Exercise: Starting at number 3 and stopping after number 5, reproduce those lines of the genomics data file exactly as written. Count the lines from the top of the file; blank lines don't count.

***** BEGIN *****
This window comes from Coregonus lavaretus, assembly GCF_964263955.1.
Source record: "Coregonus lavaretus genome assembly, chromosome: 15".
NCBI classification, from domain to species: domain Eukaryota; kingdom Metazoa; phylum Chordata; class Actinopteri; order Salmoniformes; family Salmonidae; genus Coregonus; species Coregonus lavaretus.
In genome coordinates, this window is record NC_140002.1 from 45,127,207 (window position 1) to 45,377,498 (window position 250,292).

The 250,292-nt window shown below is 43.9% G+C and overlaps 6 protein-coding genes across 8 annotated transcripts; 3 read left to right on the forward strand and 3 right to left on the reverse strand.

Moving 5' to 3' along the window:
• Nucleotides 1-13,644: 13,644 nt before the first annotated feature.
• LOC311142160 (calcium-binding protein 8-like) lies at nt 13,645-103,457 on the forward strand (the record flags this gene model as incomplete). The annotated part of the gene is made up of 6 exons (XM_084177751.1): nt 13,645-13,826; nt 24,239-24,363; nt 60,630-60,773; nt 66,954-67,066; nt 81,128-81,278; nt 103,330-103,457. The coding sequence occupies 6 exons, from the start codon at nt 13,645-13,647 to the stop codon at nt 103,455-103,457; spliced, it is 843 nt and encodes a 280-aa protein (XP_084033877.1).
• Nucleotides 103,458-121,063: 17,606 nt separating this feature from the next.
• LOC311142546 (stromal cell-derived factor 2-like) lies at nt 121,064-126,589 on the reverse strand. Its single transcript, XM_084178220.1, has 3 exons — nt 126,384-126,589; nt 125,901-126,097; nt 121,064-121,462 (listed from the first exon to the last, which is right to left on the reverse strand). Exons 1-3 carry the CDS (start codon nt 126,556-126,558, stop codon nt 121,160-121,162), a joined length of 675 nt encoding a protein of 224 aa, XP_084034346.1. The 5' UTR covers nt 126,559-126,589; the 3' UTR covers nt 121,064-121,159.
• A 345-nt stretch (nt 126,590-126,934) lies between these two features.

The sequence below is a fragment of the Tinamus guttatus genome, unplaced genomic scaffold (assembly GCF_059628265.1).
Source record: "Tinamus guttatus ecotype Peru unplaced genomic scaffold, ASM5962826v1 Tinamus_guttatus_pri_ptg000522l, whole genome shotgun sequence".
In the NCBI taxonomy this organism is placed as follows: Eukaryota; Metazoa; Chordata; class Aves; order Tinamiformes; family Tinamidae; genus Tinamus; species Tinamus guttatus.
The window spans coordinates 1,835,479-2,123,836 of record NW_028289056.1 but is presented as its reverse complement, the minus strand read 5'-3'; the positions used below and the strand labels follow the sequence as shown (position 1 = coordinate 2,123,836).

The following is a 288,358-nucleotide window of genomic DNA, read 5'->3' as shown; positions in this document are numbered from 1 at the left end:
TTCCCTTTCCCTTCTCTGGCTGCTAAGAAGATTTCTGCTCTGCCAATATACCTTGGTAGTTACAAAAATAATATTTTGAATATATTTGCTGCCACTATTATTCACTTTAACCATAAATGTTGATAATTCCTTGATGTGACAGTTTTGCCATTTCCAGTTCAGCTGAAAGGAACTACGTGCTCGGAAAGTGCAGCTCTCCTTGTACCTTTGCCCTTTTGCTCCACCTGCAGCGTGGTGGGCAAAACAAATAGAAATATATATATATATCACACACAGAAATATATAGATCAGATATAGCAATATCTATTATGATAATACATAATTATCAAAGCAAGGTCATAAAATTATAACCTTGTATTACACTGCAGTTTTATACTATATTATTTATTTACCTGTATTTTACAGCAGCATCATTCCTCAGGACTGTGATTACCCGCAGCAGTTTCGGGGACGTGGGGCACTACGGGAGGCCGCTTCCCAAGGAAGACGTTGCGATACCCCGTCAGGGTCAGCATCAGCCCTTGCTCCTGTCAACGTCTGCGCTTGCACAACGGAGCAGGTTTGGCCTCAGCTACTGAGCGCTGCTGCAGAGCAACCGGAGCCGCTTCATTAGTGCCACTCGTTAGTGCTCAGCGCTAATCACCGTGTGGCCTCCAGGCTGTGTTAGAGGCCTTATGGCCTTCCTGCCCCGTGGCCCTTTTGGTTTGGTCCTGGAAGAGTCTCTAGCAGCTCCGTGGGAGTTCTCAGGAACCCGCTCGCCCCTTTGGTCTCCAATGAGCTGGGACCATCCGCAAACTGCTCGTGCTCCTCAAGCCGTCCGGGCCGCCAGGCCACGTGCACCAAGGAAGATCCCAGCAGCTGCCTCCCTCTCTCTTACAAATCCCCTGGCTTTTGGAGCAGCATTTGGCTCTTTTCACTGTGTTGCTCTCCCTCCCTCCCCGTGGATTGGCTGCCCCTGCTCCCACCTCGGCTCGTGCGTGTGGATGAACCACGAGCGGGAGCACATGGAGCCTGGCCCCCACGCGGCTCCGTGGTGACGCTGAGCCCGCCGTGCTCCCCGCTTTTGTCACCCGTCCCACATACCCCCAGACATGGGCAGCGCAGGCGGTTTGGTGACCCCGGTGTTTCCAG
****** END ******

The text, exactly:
NCBI classification, from domain to species: domain Eukaryota; kingdom Metazoa; phylum Chordata; class Actinopteri; order Salmoniformes; family Salmonidae; genus Coregonus; species Coregonus lavaretus.
In genome coordinates, this window is record NC_140002.1 from 45,127,207 (window position 1) to 45,377,498 (window position 250,292).

The 250,292-nt window shown below is 43.9% G+C and overlaps 6 protein-coding genes across 8 annotated transcripts; 3 read left to right on the forward strand and 3 right to left on the reverse strand.